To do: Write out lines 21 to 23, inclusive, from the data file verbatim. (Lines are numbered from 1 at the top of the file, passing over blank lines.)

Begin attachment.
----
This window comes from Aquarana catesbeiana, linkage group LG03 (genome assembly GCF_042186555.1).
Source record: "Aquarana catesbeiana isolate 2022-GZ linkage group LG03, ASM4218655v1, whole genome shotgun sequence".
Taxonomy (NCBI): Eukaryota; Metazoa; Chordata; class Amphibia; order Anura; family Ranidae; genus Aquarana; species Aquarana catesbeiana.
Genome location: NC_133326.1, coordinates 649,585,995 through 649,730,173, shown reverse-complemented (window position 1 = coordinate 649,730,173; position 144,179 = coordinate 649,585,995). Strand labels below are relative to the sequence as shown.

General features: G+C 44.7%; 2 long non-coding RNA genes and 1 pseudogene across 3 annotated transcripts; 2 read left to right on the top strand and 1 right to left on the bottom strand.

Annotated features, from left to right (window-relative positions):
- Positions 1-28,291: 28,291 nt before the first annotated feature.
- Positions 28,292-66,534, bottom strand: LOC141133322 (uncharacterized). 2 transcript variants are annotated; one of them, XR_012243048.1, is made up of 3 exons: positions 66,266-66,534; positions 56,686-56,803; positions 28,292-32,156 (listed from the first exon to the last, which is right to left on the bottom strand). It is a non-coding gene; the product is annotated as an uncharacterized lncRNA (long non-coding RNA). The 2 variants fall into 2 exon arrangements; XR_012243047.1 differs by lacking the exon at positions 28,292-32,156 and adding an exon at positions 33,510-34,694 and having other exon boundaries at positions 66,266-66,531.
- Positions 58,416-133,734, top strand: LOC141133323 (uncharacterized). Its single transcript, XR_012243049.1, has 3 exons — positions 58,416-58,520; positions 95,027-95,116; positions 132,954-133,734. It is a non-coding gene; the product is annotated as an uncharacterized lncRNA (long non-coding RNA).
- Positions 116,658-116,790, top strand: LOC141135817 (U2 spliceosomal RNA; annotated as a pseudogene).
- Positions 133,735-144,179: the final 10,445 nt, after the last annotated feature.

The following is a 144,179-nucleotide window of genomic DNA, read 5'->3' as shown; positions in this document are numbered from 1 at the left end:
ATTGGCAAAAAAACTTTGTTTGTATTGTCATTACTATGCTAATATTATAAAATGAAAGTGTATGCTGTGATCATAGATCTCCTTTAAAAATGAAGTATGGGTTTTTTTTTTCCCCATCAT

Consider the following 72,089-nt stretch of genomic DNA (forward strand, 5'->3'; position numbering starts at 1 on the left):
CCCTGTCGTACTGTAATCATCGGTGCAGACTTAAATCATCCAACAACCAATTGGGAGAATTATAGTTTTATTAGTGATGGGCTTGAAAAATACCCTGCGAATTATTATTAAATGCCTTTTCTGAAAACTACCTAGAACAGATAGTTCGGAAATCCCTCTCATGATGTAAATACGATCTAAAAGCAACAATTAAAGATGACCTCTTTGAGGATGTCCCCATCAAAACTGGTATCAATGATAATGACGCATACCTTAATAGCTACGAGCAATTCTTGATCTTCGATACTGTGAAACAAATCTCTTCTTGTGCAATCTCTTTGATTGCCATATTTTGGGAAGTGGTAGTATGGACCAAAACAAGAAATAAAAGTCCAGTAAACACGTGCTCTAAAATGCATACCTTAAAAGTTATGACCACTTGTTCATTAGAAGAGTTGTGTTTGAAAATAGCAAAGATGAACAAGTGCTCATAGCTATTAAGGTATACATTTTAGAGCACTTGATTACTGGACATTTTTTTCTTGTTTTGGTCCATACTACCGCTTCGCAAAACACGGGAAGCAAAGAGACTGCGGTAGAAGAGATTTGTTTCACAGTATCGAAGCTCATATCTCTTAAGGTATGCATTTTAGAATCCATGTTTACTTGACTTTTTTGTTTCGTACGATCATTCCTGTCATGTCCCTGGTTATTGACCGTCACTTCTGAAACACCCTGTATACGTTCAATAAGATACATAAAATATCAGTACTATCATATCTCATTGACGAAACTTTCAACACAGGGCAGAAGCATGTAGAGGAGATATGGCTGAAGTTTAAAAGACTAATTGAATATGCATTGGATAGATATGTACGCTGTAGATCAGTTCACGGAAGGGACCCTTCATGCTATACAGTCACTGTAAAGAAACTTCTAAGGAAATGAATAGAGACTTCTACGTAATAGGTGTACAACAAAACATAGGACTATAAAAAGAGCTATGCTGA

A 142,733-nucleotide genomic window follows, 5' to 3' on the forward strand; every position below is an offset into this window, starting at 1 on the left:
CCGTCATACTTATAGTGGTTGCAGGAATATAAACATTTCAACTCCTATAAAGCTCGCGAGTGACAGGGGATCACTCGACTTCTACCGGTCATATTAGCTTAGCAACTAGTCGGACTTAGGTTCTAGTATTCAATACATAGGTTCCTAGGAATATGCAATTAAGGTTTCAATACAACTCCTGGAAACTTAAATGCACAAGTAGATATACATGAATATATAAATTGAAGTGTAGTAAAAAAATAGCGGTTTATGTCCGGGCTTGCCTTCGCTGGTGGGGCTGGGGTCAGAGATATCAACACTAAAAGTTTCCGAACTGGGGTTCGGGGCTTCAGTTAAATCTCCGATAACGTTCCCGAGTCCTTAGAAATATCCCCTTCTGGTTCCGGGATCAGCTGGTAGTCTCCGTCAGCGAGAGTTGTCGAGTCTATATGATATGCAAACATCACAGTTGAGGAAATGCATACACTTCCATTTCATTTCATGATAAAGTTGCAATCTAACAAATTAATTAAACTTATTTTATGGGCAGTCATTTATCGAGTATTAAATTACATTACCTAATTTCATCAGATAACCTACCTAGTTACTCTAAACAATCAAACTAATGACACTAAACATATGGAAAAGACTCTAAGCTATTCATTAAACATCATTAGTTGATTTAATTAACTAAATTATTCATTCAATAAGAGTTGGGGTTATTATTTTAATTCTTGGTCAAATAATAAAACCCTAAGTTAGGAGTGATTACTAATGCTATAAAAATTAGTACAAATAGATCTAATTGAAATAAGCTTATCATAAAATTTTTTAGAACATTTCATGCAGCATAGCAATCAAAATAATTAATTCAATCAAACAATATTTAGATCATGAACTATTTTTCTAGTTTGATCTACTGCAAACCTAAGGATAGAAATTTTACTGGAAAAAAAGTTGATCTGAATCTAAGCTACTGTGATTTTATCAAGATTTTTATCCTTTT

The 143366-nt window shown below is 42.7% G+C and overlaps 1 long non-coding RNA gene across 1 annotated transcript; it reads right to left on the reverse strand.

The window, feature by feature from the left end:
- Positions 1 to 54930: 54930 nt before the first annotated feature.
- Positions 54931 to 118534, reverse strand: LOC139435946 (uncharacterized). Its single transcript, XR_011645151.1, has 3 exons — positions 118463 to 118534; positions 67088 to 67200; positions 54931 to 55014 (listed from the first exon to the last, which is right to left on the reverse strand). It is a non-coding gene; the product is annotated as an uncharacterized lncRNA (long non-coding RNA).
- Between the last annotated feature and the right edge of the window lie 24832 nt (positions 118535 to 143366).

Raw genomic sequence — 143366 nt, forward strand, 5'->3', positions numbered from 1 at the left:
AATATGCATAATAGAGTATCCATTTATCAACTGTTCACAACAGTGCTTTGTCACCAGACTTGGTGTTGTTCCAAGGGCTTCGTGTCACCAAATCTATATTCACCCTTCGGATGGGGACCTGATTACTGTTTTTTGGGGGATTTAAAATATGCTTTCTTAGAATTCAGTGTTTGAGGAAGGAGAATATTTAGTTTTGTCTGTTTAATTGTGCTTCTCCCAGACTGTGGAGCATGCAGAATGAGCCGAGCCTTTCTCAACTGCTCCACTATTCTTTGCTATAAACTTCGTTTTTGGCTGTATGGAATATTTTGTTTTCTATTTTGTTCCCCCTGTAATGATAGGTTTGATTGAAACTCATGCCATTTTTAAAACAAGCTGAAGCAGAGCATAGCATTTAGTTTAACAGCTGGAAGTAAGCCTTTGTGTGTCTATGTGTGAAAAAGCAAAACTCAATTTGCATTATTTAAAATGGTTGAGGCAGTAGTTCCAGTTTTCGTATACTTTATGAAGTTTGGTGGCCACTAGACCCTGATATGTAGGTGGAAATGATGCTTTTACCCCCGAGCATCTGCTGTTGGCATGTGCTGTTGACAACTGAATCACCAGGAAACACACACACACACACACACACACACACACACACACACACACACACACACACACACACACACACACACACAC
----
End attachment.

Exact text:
- Positions 54931 to 118534, reverse strand: LOC139435946 (uncharacterized). Its single transcript, XR_011645151.1, has 3 exons — positions 118463 to 118534; positions 67088 to 67200; positions 54931 to 55014 (listed from the first exon to the last, which is right to left on the reverse strand). It is a non-coding gene; the product is annotated as an uncharacterized lncRNA (long non-coding RNA).
- Between the last annotated feature and the right edge of the window lie 24832 nt (positions 118535 to 143366).

Raw genomic sequence — 143366 nt, forward strand, 5'->3', positions numbered from 1 at the left: